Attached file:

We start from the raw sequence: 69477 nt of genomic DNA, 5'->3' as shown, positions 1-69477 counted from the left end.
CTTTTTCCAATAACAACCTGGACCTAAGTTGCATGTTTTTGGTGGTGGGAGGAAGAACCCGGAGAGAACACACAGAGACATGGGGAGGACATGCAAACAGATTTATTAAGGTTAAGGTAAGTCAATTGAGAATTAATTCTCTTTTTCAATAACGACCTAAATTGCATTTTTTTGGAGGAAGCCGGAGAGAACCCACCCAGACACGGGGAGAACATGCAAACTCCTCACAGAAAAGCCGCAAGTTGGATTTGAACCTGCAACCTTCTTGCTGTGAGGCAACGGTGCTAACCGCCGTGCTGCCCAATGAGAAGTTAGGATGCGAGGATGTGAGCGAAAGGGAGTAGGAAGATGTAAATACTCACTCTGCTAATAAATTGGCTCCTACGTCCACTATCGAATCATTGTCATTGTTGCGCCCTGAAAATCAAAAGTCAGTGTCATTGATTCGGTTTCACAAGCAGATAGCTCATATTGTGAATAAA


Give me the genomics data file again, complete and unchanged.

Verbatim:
We start from the raw sequence: 69477 nt of genomic DNA, 5'->3' as shown, positions 1-69477 counted from the left end.
CTTTTTCCAATAACAACCTGGACCTAAGTTGCATGTTTTTGGTGGTGGGAGGAAGAACCCGGAGAGAACACACAGAGACATGGGGAGGACATGCAAACAGATTTATTAAGGTTAAGGTAAGTCAATTGAGAATTAATTCTCTTTTTCAATAACGACCTAAATTGCATTTTTTTGGAGGAAGCCGGAGAGAACCCACCCAGACACGGGGAGAACATGCAAACTCCTCACAGAAAAGCCGCAAGTTGGATTTGAACCTGCAACCTTCTTGCTGTGAGGCAACGGTGCTAACCGCCGTGCTGCCCAATGAGAAGTTAGGATGCGAGGATGTGAGCGAAAGGGAGTAGGAAGATGTAAATACTCACTCTGCTAATAAATTGGCTCCTACGTCCACTATCGAATCATTGTCATTGTTGCGCCCTGAAAATCAAAAGTCAGTGTCATTGATTCGGTTTCACAAGCAGATAGCTCATATTGTGAATAAA